2. When is the ideal time to set a preclimb, relative to the climb itself?
It depends on the nature of the climb. If you are talking about a climb for Mt. Apo and you do not know your participants, you may want to hold an initial preclimb months ahead, so that those who have no training at all can have time to do some training climbs before the climb proper. Or, if you are hiking with beginners who will be camping for the first time, then it is a good idea to hold a preclimb a month before, so they have time to prepare the gear that they would need.
If you can’t decide, you should also be open to the idea of holding multiple preclimbs. For instance, when I organized the Mt. Kilimanjaro Expedition in 2011, I held four preclimbs: (1) Orientation; (2) Gear and Equipment Preparation; (3) Itinerary and Logistics; and (4) Final Preparation. If the people have very different schedules, you can also hold two preclimbs on two different dates, especially if you’re handling a big group.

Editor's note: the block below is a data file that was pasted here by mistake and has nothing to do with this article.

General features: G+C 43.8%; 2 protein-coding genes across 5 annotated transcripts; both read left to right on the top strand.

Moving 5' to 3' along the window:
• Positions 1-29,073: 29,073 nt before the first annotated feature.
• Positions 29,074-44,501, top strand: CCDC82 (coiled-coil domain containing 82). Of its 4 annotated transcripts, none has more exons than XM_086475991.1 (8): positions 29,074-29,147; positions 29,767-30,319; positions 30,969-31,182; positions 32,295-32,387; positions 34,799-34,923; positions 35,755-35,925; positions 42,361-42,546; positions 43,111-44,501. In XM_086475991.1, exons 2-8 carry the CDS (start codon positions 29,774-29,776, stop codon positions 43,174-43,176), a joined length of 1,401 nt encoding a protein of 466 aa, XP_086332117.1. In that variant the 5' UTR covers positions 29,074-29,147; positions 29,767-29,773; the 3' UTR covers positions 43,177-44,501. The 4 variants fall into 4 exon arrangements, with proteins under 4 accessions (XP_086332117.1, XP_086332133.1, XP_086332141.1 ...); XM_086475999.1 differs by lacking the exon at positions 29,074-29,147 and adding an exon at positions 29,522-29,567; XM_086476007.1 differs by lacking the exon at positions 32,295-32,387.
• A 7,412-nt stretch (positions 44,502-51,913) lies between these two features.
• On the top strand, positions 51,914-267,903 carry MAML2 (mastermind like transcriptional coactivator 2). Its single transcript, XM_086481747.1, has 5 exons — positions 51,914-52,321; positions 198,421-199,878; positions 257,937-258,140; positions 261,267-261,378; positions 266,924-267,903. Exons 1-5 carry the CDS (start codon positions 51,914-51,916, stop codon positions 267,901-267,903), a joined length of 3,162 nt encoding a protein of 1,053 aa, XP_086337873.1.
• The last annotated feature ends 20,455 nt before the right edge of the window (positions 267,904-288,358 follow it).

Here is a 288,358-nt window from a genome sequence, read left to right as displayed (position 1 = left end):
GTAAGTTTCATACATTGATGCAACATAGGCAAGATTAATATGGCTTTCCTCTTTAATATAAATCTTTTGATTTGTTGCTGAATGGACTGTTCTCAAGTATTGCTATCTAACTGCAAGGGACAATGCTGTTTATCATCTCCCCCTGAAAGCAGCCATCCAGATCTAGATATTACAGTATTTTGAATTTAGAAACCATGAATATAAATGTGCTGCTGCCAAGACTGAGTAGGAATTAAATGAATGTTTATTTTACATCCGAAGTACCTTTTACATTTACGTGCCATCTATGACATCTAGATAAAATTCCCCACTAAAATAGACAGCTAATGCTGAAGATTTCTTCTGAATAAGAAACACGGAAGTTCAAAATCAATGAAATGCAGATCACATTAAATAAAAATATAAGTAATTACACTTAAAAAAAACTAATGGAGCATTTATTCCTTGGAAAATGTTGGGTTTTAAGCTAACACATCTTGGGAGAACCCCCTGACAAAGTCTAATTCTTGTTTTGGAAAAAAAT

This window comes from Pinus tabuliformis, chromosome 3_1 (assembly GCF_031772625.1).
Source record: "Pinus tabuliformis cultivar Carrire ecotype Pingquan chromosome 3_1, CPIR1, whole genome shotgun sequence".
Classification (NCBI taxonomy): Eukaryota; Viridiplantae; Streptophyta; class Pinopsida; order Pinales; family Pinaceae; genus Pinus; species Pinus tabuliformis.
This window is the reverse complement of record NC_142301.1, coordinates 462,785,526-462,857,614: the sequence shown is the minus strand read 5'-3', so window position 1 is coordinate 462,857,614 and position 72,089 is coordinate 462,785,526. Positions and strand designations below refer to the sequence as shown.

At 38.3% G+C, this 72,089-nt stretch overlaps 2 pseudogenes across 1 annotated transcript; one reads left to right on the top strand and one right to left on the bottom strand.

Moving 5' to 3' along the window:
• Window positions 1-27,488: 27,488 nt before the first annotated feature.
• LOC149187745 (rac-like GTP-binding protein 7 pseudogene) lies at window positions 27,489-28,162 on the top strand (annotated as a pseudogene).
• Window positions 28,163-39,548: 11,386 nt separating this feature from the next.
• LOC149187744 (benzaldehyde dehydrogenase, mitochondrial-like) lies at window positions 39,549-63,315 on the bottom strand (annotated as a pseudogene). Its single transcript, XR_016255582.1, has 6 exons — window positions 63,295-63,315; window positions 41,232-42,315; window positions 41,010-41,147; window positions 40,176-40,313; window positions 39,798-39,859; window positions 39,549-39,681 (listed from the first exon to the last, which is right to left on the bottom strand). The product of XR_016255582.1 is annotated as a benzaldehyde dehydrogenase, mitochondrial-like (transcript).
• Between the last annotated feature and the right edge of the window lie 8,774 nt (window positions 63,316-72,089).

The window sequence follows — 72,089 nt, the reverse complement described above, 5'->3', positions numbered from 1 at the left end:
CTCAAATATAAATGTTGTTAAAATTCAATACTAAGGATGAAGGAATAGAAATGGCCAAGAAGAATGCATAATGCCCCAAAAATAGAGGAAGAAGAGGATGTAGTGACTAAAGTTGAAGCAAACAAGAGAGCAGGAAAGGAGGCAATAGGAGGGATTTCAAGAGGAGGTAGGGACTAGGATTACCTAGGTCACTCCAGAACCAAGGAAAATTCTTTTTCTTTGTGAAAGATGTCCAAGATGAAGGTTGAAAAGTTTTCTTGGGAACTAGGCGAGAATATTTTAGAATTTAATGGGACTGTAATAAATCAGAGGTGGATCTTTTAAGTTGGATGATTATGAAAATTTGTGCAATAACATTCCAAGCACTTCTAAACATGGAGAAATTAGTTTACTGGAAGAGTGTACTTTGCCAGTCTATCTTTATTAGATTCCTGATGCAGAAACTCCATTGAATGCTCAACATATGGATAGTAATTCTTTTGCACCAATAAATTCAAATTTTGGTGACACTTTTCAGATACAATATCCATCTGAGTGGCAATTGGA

3. Is holding an “online preclimb” a valid substitute for a physical preclimb?
By all means, we should employ modern technology. But I think that a physical preclimb should still be pursued, except for certain circumstances. For instance, when Aggie and Archie of ODMG based in Ilocos Norte weren’t able to make it for our preclimb in Mt. Kinabalu that was held in Taguig, surely, it was very understandable! Since I knew them personally anyway, and I know them to be experienced hikers, I just communicated with them online about the climb details. There must be valid excuse, for an online preclimb to be a valid substitute.